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Halo effect extended

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*This is the extended version of the article, if you are bored, or in a hurry, or you have to feed your dog, check the short version hereHalo effect

Think about Hugh Grant. He seems like a nice guy, always starring in romantic movies, he appears to be a romantic heart, a man every woman would want to have. You assume he must be a generous guy, a trustworthy  loving husband who would be the perfect match for any woman. But the reality is quite different. Ηe cheated on his ex-wife, got arrested for assault, and generally, he has a not quite stable personal life, changing women, leaving babies, etc. (Source, The Telegraph)  Reading that, you probably change your mind. You now believe he must be a horrible buy. Not quite right either. The reality is we don’t know. You can’t know. If you are not someone very close to him (a family member, a friend), you do not know that much about him so as to make assumptions accurately. We were making assumptions about his personality at the beginning of his career, based on his kind face and the roles he was playing. This is called the halo effect. On the contrary, after finding out about his personal life, we draw the opposite, negative conclusions about him, and this is called the horns effect.  

What we believe

We tend to think that if someone seems kind or good-looking, he must also possess any number of positive attributes (good at their work, funny, intelligent, etc.). The same “rule” applies for products: if a company manufactures an amazing product, we think that this should also be the occasion for the other products of this company. When Apple released the iPod, and it became mainstream, the sales of all the other Apple products increased too. Affected by the iPod’s popularity, people automatically thought that the rest of the Apple products were good, too.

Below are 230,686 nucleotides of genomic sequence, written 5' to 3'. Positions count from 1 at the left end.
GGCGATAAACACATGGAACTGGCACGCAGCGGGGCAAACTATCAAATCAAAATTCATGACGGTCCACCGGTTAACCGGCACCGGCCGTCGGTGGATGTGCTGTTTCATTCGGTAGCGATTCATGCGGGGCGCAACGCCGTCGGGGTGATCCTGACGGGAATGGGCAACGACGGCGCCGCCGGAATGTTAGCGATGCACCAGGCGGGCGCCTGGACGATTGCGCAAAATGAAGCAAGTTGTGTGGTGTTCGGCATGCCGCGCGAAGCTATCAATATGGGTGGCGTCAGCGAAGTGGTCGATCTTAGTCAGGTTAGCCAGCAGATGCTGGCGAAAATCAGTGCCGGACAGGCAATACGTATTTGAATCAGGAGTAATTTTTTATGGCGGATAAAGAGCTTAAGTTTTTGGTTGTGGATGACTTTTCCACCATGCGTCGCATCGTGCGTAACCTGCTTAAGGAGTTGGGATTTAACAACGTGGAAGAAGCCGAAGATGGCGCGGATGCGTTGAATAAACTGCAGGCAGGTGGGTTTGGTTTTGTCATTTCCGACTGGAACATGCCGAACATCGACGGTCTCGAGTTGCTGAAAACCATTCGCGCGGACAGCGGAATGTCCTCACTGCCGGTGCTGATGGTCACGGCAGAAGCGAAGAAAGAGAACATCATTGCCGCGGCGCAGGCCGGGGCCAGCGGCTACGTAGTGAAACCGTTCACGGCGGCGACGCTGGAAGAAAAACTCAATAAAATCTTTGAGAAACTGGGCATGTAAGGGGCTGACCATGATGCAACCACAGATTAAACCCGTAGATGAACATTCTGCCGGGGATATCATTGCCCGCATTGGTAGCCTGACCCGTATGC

What is the reality

The truth is that we cannot reach a safe conclusion about someone’s personality judging by one characteristic only. We can’t infer what this person acts like, thinks like, depending on a single piece of -a lot of the times ambiguous- information. And I say ambiguous, because, in a brief meeting, it is too early to characterize someone as kind, rude, aggressive, or friendly. Their entire behavior during a short encounter might be a play, a façade. But even if someone is kind, this doesn’t mean anything about their other characteristics, like being charitable, generous, or offensive. The same goes for products and companies. If one product of a company is amazing, it doesn’t mean that all the other products that thισ company is going to release are going to be awesome too.

How it works

Halo effect is the tendency to make inferences from one trait of a person, a company, or product, about other traits of them. We use global characteristics, like how attractive someone is, to make conclusions about more specific characteristics, such as generosity or kindness. This works in two ways; the first is we tend to make good inferences from positive attributes (the halo effect), and the opposite, the horns effect, where a first negative impression about a person or product can lead to several negative estimations about that particular person or product. The physical attractiveness stereotype, a correct subcategory, suggests that physically people attractive can also have other good personality traits.